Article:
Recent disputes between TV networks and distributors
(like the Viacom-DirecTV dispute settled
last Friday) have generated news reports,
editorials and blogs about the need for more
consumer choice in the selection of TV programming.
It is time to set the record straight
about who supports more choices for consumers
and who does not.
BET founder Robert Johnson made some
news with a bold statement to the media the
other day. He predicted the demise of pay TV’s
big programming package within two or three
years, saying inexorable pressure from online services like
Netflix and Hulu will compel cable and satellite TV providers
to offer their customers smaller video packages.
Mr. Johnson is correct that TV networks must be unbundled
to create more choices for consumers, but creating that
choice must start at the source: with content providers. Pay
TV providers — be they cable, satellite or telephone company-
backed distributors — each want to give consumers
more choices. Content providers simply will not allow that
increase in consumer choice. So, someone or something
more powerful than these dominant content giants must
force these content companies either to unbundle their networks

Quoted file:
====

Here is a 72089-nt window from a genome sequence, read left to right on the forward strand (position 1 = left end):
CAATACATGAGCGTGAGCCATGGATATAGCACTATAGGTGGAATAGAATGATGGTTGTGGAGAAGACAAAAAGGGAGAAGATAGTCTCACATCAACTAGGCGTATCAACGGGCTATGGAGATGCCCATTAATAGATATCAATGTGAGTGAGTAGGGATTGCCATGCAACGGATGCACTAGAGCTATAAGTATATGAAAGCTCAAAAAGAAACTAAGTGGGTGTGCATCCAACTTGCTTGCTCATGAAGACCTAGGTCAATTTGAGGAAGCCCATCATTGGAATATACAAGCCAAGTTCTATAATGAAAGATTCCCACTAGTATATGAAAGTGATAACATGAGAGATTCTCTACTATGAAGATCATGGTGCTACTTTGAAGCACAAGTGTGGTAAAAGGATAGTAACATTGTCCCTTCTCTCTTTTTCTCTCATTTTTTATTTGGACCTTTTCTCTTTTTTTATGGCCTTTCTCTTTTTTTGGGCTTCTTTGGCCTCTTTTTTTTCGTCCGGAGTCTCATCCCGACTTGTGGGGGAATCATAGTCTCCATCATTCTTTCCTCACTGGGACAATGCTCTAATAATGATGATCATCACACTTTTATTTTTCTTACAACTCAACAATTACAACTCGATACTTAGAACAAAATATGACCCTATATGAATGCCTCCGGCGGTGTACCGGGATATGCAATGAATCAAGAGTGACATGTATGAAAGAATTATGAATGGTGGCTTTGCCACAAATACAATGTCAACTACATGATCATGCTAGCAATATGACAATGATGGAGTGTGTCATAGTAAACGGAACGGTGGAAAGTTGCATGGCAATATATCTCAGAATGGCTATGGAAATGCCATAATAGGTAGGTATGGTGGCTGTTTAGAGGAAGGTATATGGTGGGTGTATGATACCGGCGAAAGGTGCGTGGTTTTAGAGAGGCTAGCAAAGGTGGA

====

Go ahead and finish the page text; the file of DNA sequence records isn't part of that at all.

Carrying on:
or unlink the bundles of bundles called basic cable.
Ten companies control most of the TV channels in the
U.S. Mr. Johnson correctly notes that 17 of those channels
account for most of the viewing. Yet content providers
work tirelessly to keep their dozens of
networks tightly bundled together. That’s why
basic cable has 100 channels, of which consumers
watch only a dozen.
All programmers want to be guaranteed
full distribution on basic cable. This practice
of bundling networks (owned by the same content
provider) and then linking them to other
bundles (owned by other content providers) ensures
that all of the content providers have full
distribution to all consumers. It reduces consumer
choice and raises cost. Distributors are
unable to break apart either the bundles or the bundle of
bundles because the content providers will not allow it.
This battle is finally starting to attract Congress’ attention.
When it reaches a crisis stage, Congress will respond.
Distributors support more choices for consumers and
are ready to deliver it. Content providers do not support
more consumer choice. It is time consumers, Congress
and the media understand that difference.
Robert Gessner is president of Massillon Cable and
vice chairman of the American Cable Association.